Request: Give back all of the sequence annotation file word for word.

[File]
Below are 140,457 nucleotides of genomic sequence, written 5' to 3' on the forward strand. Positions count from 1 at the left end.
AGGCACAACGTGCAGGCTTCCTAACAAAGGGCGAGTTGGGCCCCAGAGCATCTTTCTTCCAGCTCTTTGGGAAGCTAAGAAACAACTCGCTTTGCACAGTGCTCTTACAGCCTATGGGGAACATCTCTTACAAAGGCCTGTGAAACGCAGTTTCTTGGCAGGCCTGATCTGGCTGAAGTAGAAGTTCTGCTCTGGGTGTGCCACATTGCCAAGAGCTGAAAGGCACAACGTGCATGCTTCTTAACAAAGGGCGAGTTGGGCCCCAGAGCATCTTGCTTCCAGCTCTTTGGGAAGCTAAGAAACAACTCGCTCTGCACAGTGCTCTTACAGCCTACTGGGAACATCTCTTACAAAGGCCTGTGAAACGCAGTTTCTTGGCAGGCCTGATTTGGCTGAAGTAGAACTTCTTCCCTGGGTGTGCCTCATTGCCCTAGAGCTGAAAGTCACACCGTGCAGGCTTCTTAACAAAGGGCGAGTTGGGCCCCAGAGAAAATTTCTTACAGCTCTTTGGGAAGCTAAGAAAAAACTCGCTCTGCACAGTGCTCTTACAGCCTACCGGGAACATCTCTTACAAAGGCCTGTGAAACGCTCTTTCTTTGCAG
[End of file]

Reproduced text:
Below are 140,457 nucleotides of genomic sequence, written 5' to 3' on the forward strand. Positions count from 1 at the left end.
AGGCACAACGTGCAGGCTTCCTAACAAAGGGCGAGTTGGGCCCCAGAGCATCTTTCTTCCAGCTCTTTGGGAAGCTAAGAAACAACTCGCTTTGCACAGTGCTCTTACAGCCTATGGGGAACATCTCTTACAAAGGCCTGTGAAACGCAGTTTCTTGGCAGGCCTGATCTGGCTGAAGTAGAAGTTCTGCTCTGGGTGTGCCACATTGCCAAGAGCTGAAAGGCACAACGTGCATGCTTCTTAACAAAGGGCGAGTTGGGCCCCAGAGCATCTTGCTTCCAGCTCTTTGGGAAGCTAAGAAACAACTCGCTCTGCACAGTGCTCTTACAGCCTACTGGGAACATCTCTTACAAAGGCCTGTGAAACGCAGTTTCTTGGCAGGCCTGATTTGGCTGAAGTAGAACTTCTTCCCTGGGTGTGCCTCATTGCCCTAGAGCTGAAAGTCACACCGTGCAGGCTTCTTAACAAAGGGCGAGTTGGGCCCCAGAGAAAATTTCTTACAGCTCTTTGGGAAGCTAAGAAAAAACTCGCTCTGCACAGTGCTCTTACAGCCTACCGGGAACATCTCTTACAAAGGCCTGTGAAACGCTCTTTCTTTGCAG